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The Role of mTOR Signaling in the Regulation of RAG Expression and Genomic Stability during B Lymphocyte Development

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Annual rept. 15 April 2012 - 14 April 2013

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The developing lymphocytes, which are a type of white blood cells, routinely create chromosome breaks while generating unique receptors to recognize foreign pathogens. The enzyme which cuts lymphocyte DNA to facilitate the construction of an immune cell receptor is encoded by two genes collectively known as the recombinase activating genes rags. Expression of the rag genes is tightly controlled by cellular signals that ensure rag is only active in lymphocytes when immune receptor formation is occurring, after which RAG expression is shut down. Our research has revealed that mTOR controls rag expression in B cells by participating in a multi-protein complex called mTOR complex 2 mTORC2. mTORC2 actively inhibits expression of the rag genes in B cells thereby preventing inappropriate rag expression and protecting the B cell DNA from excessive damage caused by rag activity. We found that mTORC2 suppresses rag expression by controlling the activity of a signaling mediator called Akt. Abnormal Akt activity is commonly associated with a wide range of cancers and our research has revealed that mTORC2 plays a key role in controlling Akt activity in B cells raising the possibility that mTORC2 inhibition may be good target for the treatment of certain B cell tumors. We show that inhibition of mTORC2 plus the chaperon protein HSP90 in vitro and in vivo elicits a potent anti-leukemic effect which is greater than inhibiting mTORC2 or HSP90 alone, suggesting that combination of mTOR inhibitors and chaperon inhibition may enhance anti-leukemic activity in blood cancer patients. Over the past year, we have explored the role of Sin1 in B cell growth and proliferation. These studies identified the pro-growth transcriptional regulator c-Myc as a target of mTORC2 mediated signaling in B cells thereby revealing a novel role for Sin1mTORC2 in B cell growth and metabolic regulation.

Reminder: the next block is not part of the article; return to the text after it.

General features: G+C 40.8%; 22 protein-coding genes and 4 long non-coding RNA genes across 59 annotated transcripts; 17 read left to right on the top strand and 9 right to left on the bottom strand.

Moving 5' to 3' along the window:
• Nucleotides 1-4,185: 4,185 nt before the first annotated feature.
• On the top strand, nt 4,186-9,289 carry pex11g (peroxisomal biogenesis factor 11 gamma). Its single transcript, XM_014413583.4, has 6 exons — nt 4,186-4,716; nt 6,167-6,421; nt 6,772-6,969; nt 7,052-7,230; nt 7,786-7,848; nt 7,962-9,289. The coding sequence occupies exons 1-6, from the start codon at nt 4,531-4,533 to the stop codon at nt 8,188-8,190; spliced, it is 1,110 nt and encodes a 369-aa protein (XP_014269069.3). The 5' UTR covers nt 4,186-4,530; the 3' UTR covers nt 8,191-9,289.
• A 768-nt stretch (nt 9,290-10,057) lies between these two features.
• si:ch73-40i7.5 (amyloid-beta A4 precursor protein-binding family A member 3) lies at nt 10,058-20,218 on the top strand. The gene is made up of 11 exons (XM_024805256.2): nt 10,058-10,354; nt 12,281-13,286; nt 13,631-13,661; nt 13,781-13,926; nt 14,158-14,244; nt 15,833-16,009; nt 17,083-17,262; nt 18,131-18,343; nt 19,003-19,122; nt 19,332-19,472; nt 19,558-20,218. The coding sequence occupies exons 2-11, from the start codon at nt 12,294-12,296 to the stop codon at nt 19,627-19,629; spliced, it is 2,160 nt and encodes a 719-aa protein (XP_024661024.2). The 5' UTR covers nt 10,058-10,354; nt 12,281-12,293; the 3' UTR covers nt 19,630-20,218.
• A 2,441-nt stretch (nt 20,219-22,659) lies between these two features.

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  • Biochemistry

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